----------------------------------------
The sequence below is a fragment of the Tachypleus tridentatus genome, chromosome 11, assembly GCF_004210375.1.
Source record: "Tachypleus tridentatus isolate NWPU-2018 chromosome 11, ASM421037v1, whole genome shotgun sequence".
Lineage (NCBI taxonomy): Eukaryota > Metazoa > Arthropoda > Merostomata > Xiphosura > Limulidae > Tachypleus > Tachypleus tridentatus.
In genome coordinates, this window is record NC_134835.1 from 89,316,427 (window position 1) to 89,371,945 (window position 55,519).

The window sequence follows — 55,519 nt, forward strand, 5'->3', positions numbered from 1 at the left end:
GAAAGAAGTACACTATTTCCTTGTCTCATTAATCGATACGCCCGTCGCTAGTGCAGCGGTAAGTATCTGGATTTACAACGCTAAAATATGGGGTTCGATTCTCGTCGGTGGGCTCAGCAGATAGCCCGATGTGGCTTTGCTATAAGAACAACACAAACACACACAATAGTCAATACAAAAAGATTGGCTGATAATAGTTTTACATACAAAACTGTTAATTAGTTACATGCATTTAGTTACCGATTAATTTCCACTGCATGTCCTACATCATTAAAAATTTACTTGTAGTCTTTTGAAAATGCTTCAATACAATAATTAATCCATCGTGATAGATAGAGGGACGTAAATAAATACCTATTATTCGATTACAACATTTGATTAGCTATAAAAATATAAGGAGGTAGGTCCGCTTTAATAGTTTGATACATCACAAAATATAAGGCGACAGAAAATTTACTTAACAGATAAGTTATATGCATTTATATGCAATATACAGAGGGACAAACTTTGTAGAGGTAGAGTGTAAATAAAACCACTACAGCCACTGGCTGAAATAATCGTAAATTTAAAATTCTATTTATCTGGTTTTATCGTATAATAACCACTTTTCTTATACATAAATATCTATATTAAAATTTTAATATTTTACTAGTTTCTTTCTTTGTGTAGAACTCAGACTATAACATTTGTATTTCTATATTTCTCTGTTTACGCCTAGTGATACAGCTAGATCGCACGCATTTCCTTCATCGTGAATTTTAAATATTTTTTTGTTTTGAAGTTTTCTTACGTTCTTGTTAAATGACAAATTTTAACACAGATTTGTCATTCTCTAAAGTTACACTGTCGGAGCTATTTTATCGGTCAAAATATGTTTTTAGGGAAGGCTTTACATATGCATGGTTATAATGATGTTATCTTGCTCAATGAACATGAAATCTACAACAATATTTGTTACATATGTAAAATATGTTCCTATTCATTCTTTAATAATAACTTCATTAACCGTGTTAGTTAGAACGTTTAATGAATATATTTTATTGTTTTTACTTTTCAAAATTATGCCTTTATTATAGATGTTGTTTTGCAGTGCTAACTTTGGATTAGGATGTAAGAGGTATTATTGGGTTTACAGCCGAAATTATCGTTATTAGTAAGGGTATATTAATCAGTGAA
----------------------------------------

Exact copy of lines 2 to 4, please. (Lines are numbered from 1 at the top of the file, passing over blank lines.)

Source record: "Tachypleus tridentatus isolate NWPU-2018 chromosome 11, ASM421037v1, whole genome shotgun sequence".
Lineage (NCBI taxonomy): Eukaryota > Metazoa > Arthropoda > Merostomata > Xiphosura > Limulidae > Tachypleus > Tachypleus tridentatus.
In genome coordinates, this window is record NC_134835.1 from 89,316,427 (window position 1) to 89,371,945 (window position 55,519).